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50% of People Who Have Had Plantar Fasciitis in the Past Will Develop a Heel Spur.

How do we get heel spurs?

Heel spurs are typically caused by repetitive trauma (stretching, tearing, straining) to the fascia membrane that surrounds the calcaneus. Individuals who are obese, wear poorly fitted shoes, have a pes planus (flat) foot structure and are involved in athletic activity will be more prone to developing heel spurs (Menz et al., 2008). These deformities and disorders cause the foot to be more susceptible to developing heel spurs, as the heel will be predisposed to a greater amount of pressure applied to the heel. A greater amount of pressure will lead to stretching, micro tearing and straining of the surrounding tissue of the heel. As a form of protection, your body will create a smooth calcium layer over the injured area to reconnect the micro-torn tissue (Tahririan et al., 2012).

What are some signs to look for?

  1. Look for large callusing on the medial (inner) sides of the heels and the bottom of your big toe.
  2. Look at your arch height; people with flat feet are more likely to develop plantar fasciitis and heel spurs than people with higher arches.
  3. When walking barefoot, pay attention to how your heels contact the ground. If the initial contact is loud and you are coming down on the inside of the heel, you may be more susceptible to plantar fasciitis and bone spur development.
  4. If it feels like you ankle and foot are aggressively rolling in whenever you take a step, this is called pronation. This in turn will result in torsional affects on the fascia and micro-tearing.

How is it treated?

One of the most successful ways this is treated is through custom-made foot orthotics.

  1. With a deep heel cup and increased arch support, the orthoses will aid in controlling pronation (ankle and foot rolling inwards). This in turn will result in less torsion strain within the plantar fascia
  2. Another treatment option would be to add an extra puff or heel cushioning to the orthotic device. This will promote more shock absorption in the orthoses and prevent hard impact at the heel.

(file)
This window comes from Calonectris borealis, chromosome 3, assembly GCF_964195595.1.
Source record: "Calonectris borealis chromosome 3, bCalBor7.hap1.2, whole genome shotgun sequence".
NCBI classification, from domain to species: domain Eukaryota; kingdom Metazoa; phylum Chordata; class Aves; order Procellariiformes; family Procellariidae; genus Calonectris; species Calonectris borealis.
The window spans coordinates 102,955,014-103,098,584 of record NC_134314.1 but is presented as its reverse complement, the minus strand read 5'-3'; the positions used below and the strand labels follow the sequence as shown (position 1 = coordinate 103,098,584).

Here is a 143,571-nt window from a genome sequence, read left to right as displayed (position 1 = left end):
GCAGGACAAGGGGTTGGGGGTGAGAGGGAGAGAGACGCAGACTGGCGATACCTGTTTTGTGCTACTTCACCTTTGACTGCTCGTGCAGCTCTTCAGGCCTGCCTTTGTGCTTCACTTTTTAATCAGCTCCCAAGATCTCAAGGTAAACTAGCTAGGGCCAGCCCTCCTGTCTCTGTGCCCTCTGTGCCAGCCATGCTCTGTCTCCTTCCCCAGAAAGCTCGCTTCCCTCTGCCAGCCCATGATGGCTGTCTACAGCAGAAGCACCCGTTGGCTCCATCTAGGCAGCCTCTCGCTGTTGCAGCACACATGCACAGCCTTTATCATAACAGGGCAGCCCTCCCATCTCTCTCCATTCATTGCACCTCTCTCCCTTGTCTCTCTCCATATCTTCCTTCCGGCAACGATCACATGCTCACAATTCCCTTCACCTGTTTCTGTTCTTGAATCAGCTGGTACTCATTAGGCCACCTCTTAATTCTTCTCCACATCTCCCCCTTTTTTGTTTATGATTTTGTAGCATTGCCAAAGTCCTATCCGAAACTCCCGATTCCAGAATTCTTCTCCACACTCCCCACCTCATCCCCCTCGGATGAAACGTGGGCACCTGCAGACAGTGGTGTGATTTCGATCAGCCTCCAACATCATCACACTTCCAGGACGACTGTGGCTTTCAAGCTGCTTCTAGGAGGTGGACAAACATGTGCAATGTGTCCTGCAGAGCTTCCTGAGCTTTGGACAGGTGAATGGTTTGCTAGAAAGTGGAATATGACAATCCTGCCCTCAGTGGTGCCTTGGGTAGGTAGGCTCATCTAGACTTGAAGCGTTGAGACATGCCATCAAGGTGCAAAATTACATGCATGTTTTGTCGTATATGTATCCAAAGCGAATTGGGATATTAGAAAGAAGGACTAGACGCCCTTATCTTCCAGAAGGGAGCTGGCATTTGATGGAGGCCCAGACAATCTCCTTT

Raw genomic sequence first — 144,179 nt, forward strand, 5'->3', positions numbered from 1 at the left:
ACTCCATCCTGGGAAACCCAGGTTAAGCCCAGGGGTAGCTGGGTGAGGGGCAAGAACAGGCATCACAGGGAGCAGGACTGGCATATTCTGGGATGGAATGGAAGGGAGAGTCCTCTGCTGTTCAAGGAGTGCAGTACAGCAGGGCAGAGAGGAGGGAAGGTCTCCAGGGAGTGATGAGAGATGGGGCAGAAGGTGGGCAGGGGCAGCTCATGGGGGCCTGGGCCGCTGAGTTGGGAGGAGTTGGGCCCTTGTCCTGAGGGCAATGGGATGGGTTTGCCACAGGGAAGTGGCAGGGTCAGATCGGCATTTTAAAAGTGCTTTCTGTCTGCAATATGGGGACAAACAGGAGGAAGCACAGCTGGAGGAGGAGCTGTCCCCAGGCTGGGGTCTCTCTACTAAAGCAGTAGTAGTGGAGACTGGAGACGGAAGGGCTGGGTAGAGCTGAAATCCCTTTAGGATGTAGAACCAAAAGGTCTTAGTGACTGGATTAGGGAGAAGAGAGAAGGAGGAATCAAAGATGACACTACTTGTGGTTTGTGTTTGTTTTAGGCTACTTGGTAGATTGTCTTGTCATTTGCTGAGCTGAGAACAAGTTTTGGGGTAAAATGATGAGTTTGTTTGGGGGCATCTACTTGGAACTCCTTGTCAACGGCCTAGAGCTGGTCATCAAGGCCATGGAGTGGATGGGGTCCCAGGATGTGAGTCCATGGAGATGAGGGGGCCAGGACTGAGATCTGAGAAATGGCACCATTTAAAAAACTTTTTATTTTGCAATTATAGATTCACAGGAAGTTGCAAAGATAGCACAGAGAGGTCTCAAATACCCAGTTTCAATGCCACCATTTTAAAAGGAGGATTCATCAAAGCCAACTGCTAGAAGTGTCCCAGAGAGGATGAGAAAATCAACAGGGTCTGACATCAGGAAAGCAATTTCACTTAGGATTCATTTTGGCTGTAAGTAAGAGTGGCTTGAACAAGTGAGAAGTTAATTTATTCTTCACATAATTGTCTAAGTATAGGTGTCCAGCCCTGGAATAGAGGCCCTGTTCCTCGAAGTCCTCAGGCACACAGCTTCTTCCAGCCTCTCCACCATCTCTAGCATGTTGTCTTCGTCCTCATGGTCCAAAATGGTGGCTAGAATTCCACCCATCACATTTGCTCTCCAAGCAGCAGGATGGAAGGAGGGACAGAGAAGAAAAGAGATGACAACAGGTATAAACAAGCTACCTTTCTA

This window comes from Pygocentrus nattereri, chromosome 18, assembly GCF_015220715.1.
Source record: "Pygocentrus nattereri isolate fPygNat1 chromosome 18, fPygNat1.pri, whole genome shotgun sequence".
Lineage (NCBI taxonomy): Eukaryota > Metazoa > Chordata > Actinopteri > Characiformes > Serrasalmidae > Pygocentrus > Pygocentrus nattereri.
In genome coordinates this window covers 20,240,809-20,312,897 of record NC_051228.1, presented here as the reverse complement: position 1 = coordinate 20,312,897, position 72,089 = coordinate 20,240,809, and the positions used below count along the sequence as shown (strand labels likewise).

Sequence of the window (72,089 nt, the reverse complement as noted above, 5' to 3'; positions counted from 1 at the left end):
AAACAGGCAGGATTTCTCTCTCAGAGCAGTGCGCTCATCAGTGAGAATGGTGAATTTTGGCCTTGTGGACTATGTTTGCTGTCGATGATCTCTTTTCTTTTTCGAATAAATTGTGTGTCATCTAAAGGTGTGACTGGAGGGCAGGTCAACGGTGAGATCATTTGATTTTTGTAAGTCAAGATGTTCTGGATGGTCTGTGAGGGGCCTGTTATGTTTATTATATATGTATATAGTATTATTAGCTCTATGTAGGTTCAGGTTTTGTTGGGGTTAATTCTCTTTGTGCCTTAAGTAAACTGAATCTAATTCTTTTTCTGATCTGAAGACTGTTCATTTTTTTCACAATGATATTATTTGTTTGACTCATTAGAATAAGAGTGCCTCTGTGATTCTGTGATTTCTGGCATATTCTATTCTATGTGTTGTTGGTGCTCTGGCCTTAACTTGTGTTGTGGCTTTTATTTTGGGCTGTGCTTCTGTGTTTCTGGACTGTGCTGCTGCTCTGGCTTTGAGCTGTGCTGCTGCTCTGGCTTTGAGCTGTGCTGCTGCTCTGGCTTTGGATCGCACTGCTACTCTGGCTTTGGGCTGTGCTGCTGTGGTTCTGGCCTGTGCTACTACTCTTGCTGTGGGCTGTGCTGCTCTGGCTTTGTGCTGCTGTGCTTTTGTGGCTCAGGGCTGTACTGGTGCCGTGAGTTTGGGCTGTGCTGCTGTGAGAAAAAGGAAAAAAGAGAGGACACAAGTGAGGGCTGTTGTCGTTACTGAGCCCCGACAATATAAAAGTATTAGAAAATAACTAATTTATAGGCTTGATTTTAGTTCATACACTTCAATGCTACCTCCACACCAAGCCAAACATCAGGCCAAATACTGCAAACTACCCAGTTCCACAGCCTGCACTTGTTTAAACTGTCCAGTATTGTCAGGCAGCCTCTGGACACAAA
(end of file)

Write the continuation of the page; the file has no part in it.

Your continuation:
3. A well-out in the orthotic. This well-out will be in the area of the spur, and essentially create a pocket in which it will sit. This in turn will promote healing by alleviating any pressure that could be applied to it.
  4. Some other options include stretching of the plantar fascia and calf muscles, low intensity exercises (doing the alphabet with your toes) to promote blood flow to the injured area and anti-inflammatory medication.
  5. Purchasing a new pair of shoes, ensuring that they have a wide heel cup with a lot of cushion to prevent any irritation and impact on the heel and plantar fascia.
  6. Night splint (Strassburg sock) to help stretch out the plantar fascia when at rest.


Ball, K.A., Afheldt, M.J. Evolution of foot orthotic: Coherent theory or coherent practice. Journal of Manipulative & Physiological Therapeutics. Vol 25 (2): 116-124. 12 February 2005.
Gheluwe, V.B., Danaberg H.J., Hagman, F., Vanstaen, K. Effects of hallux limitus on plantar foot pressure and foot kinematics during walking. J Am Podiatr Med Assoc. 96 (5):428-36. 6 September 2006.
Menz, H.B., Zammit, G.V., Landorf , K.B., Munteanu, S.E. Plantar calcaneal spurs in older people: longitudinal traction or vertical compression. Journal of Foot and Ankle Research. 65: 1:7. 15 December 2008
Petcu, D., Anca, C. Foot Functioning Paradigms. J. Am. Podiatr. Med. Assoc. 34 (3):112-22. 4 January 2012.
Riddle, D.L., Pulisic, M., Pidcod, P., Johnson, R.E. Risk Factors for Plantar Fasciitis: A Matched Case-Control Study. J Bone Joint Surg Am. 85: 872-877. 8 June 2008.
Roxas M. Plantar fasciitis: Diagnosis and therapeutic considerations. Altern Med Rev. 10:8393. 23 August 2005.
Tahririan, A.M., Motififard, M., Tahmasebi, N.M., Siavashi, B. Plantar Fasciitis. J Res Med Sci. 17(8): 799804. 4 August 2012.
Vohra P.K., Giorgini R.J., Sobel E., Japour C.J., Villalba M.A., Rostkowski T. Petchu D., Anca, C. Long-term follow-up of heel spur surgery. J Am Podiatr Med Assoc. 89:818. 20 Oct 2012.

This article was written by Daniel Steffens C.Ped (C).